Portland Mercury’s True Parent Magazine published an article I wrote reflecting on my journey through grief to the creation of ‘Ohana Oasis.
The Journey to ’Ohana
How One Grieving Mother Followed Her Vision to Help Other Parents
by Heidi Low
Boise, Idaho NBC affiliate, KTVB featured ‘Ohana Oasis after the first retreat in 2015. You can view the story here. OR read it below.
BOISE – Heidi Low knows the pain of losing a child all too well. Her little girl, Alison, died after a courageous battle against a brain tumor when she was just 5 years old.
11 years later, the former Boisean is helping other grieving parents heal in the most picturesque of settings – a Hawaiian oasis.
“You never get over the loss of a child, it’s devastating, a parent expects their child to outlive them,” said Heidi.
After her own heartbreaking loss, Heidi came up with an idea for other parents just like her.
“[I] really just wanted to create a safe place for parents who are grieving the loss of a child – to rediscover joy, peace, happiness and be able to heal,” she said. “If I could do anything what would it be. It would be living on an island providing this oasis for parents.”
Heidi’s island dream started in Boise with a fundraiser last summer called Ladybug Luau.
“It’s been a lot of fundraising, building of a board, raising awareness, reaching out to people and then establishing a presence in Kauai to have local support,” she said.
Heidi moved to Kauai in 2014, and Ohana Oasis was born. This past spring was the very first retreat for grieving parents.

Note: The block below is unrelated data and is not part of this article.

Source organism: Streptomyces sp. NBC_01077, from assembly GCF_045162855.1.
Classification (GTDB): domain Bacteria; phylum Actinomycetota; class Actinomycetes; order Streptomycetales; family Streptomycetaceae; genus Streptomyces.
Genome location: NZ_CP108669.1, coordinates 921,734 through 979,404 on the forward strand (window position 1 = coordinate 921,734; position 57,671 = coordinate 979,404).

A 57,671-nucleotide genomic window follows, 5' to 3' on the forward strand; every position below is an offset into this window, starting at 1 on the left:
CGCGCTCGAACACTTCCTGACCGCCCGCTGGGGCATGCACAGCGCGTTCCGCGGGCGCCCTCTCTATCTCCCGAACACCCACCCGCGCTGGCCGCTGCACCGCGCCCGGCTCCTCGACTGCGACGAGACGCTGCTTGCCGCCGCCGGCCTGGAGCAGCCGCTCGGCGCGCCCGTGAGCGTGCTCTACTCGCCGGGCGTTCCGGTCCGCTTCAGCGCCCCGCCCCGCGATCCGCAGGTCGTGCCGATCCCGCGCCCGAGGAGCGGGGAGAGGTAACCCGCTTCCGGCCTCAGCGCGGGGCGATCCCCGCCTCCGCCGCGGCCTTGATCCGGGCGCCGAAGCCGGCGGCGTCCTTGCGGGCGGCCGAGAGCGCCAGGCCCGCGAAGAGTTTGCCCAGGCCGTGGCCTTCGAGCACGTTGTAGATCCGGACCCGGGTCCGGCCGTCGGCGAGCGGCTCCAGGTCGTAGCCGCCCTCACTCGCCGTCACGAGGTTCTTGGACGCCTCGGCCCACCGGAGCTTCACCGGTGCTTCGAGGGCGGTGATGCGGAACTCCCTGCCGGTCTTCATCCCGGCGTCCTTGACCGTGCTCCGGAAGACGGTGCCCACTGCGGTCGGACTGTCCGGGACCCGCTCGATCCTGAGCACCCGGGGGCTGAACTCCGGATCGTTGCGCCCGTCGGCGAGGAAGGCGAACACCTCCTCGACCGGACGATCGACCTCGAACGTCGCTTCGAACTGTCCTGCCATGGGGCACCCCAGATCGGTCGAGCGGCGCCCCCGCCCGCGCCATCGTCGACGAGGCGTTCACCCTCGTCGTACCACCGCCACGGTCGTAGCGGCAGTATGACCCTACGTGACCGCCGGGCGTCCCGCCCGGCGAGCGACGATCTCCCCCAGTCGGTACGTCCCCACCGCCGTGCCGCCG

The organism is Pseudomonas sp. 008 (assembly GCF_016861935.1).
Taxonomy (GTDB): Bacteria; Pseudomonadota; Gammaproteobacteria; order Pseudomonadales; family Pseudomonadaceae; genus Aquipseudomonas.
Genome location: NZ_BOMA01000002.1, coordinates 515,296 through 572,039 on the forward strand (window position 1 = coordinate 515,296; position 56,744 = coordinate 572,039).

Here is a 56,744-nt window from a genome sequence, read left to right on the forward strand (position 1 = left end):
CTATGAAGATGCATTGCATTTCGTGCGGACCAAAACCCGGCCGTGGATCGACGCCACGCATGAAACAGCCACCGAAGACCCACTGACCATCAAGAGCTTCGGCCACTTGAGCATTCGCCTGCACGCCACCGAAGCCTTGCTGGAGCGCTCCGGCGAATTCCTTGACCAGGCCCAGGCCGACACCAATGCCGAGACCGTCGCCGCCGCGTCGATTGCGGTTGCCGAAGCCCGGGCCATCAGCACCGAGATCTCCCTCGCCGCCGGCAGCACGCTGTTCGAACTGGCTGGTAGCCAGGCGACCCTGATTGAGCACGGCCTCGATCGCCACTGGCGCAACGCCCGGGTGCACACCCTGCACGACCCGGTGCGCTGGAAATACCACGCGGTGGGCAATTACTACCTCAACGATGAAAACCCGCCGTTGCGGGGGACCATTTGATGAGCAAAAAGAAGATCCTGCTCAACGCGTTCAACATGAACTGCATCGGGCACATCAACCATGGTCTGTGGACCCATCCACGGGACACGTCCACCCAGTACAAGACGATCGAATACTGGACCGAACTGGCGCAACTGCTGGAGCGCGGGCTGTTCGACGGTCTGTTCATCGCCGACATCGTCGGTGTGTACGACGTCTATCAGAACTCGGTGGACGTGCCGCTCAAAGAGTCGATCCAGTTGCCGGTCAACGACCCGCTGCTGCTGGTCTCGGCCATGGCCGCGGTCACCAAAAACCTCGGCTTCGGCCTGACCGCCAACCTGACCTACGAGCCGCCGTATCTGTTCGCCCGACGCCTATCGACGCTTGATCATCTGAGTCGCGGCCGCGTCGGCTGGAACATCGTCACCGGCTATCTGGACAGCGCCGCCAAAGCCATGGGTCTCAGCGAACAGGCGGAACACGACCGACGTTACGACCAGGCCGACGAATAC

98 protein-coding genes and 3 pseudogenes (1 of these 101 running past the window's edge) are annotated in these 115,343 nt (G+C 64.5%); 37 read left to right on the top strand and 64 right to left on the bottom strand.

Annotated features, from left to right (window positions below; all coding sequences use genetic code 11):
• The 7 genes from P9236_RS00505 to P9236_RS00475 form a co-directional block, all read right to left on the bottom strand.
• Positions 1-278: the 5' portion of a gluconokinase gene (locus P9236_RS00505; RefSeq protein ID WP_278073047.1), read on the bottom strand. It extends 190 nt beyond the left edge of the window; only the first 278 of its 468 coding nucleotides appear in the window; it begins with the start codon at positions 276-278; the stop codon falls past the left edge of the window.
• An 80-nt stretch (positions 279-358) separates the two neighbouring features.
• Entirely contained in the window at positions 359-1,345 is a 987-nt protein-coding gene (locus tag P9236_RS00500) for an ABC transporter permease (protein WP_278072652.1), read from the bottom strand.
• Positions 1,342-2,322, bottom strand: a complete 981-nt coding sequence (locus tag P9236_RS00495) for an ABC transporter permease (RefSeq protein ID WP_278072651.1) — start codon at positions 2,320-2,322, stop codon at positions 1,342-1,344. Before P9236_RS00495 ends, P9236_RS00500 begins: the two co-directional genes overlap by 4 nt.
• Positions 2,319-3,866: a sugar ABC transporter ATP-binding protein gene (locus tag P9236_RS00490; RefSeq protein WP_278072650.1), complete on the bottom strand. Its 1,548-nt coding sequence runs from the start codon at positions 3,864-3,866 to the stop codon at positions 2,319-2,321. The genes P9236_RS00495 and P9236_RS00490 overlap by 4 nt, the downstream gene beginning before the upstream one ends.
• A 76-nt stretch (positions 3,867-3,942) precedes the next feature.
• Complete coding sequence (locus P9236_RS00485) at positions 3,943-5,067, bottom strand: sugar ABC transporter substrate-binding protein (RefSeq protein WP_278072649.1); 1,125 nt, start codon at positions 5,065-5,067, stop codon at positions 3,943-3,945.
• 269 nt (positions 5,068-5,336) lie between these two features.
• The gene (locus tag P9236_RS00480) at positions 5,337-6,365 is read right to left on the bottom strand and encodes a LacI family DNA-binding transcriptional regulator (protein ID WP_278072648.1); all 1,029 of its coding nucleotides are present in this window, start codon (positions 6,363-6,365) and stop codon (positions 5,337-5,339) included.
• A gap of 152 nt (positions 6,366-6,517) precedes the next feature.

Three couples took part, including Matthew and Cindy Moretti of Middleton. Their son, Anthony, lost his battle with brain cancer in June of 2014. The pain is still raw.
“I think sometimes people don’t want to ask, because they don’t know how to react,” Cindy said. “And I understand that because I don’t know how to react all the time.”
Ohana Oasis was something the Morettis say they desperately needed.
“We could just discuss our children with each other,” said Cindy. “One moment crying and the other moment laughing together.”
“It’s nice to have that safe environment to be able to help one another heal,” added Matthew.
Each day of the retreat was dedicated in some way to grieving and celebrating their child.
“The final day, we went out in an outrigger canoe,” said Heidi. “There are leaves that are this big that you can write on. They wrote a message on how their child blessed them. Then released that and flowers out into the bay. It was really magical and powerful.”
Heidi says Ohana Oasis is so much more than just a retreat.
“It’s really about a safe place for parents to come and rediscover joy,” she said.
Heidi has several couples on the waiting list for future retreats, but she needs donations to make it possible.